The Biomedical Model

1224 Words 5 Pages
The reproductive system is the revolving focus in women 's health discourse. The events of pregnancy and motherhood are generally important milestones that may occur in the lives of women. According to the World Health Organization (2014), each day there are approximately 800 maternal deaths across the globe due to childbirth complications, and 99% of which are preventable deaths that occur in developing countries. The reason for this is that mothers face more difficulty in accessing health resources in developing countries, thus typically delivering naturally at home without the supervision of a health care provider. Up until the 18th century midwives delivered infants, and the female family members and relatives assisted during the process. …show more content…
This is also known as the restorative approach (Cahill, 2001). In the perspective of the biomedical model, health is seen as the absence disease with the exclusion of psychosocial aspects. Furthermore, the responsibility to accomplish such a level of health is placed on the individual. Zola, a sociologist created the term medicalization in 1972 (Arunima, 2012). Conrad (1992) describes medicalization as defining a problem or behaviour using medical terminology, and providing treatment and/or interventions through medical protocols. The evolvement of social problems or deviance from moral, then legal, to now what is known as medicalized issues (e.g. mental illness). In relation to medicalization and the biomedical model, women die from childbirth and pregnancy complications such as infections, pre-eclampsia, hemorrhage, eclampsia which are preventable with surveillance and monitoring (WHO, 2014). Pre-eclampsia is characterized by high blood pressure and proteinuria during pregnancy, which then if not treated can lead to eclampsia. Eclampsia can result in nausea, vomiting, seizures, and coma for the mother. Hemorrhage is the excessive bleeding that can occur after childbirth, and infections such as sepsis due to unhygienic practices. The rates of deaths from such complications are termed as maternal mortality rate, which is a …show more content…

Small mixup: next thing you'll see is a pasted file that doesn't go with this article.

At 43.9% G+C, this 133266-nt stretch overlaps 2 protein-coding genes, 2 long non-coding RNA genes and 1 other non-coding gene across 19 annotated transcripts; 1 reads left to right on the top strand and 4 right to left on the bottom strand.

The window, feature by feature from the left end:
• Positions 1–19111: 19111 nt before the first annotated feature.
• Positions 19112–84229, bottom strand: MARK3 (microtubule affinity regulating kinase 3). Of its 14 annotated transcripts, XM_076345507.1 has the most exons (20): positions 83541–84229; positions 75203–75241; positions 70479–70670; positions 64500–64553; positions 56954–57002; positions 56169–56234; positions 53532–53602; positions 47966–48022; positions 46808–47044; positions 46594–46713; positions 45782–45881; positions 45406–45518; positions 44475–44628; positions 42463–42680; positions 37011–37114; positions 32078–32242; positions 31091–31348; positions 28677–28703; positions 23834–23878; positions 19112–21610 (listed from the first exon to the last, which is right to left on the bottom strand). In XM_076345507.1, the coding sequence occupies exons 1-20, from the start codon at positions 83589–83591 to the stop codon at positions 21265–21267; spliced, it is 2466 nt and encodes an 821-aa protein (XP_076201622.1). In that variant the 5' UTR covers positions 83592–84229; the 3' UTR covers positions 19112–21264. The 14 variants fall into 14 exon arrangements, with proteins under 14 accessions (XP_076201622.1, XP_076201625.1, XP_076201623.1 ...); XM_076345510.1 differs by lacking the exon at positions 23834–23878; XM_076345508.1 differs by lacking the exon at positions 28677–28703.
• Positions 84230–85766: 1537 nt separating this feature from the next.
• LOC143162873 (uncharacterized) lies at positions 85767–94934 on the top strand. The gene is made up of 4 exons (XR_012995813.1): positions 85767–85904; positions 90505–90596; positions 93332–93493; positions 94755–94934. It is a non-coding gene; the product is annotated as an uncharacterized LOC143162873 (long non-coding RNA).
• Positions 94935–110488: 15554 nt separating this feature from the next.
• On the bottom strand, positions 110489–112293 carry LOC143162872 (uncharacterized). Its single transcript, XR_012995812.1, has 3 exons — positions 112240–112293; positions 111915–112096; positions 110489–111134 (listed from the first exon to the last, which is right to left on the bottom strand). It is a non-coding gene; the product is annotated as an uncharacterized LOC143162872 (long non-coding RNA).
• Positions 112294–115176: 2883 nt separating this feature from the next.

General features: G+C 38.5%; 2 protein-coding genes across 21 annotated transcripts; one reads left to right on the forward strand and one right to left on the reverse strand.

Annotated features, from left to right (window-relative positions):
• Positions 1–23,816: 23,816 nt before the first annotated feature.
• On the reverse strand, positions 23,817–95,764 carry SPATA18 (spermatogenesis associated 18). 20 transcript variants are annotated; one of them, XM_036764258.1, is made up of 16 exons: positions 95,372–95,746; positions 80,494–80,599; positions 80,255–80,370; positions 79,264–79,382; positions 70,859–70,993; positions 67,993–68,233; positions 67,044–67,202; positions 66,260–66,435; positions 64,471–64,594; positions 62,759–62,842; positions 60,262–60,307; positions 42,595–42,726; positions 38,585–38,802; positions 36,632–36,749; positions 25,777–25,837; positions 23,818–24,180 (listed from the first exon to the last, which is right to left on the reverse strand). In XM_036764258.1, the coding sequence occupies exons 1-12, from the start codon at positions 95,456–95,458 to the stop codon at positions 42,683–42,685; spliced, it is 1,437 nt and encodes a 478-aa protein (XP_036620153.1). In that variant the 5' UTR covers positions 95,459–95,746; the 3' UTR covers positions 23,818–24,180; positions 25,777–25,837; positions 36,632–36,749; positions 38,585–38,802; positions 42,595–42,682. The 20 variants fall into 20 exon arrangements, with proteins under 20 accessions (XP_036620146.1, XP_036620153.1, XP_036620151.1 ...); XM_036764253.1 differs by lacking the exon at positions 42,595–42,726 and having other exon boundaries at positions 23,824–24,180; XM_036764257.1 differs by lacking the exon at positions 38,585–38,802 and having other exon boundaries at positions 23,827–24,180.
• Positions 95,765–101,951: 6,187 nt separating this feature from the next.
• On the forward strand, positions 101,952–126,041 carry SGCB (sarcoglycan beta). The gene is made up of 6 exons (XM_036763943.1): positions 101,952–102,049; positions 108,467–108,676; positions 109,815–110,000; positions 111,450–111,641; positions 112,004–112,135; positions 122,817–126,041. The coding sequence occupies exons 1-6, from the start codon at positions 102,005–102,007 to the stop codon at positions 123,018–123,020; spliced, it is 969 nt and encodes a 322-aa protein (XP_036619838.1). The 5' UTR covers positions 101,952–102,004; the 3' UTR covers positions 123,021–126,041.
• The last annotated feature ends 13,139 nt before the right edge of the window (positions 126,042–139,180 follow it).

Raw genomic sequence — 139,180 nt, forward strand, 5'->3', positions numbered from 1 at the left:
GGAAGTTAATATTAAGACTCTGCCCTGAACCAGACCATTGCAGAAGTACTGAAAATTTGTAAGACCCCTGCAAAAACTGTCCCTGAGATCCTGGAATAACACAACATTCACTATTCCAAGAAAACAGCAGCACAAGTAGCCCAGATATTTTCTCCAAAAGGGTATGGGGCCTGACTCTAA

The medicalization of pregnancy prevents intrauterine fetal death, and still birth during the process through surveillance of umbilical cord compression, fetal heart monitor, and palpation. A comprehensive health history and physical assessment can determine whether a woman 's pregnancy is high risk, and then can begin planning to prevent negative fetal outcomes such as miscarriages, gestational diabetes, and preterm birth. Infant mortality rates in Canada were 4.9 deaths per 1000 live births, as compared to 132 deaths per 1000 live births in Somalia (PHAC, 2013; WHO, 2015). As previously mentioned, it was the midwives who delivered women 's babies before the 18th century regardless of the type of risk that was associated with the pregnancy. Robinson (1990) explains that midwives are trained to care for low risk mothers (as cited in Cahill, 2000). Midwives are currently unable to prescribe medication and deliver a woman who is high risk, however historically midwives had no option in assisting a woman who is at a high risk as they were the most experienced in deliveries. The medicalization of childbirth has been associated with new procedures and treatments that are necessary during deliveries, such as cesarean sections. An intervention such as this has allowed women to safely have their babies delivered, as problems may arise during the course of birth. Women may

Related Documents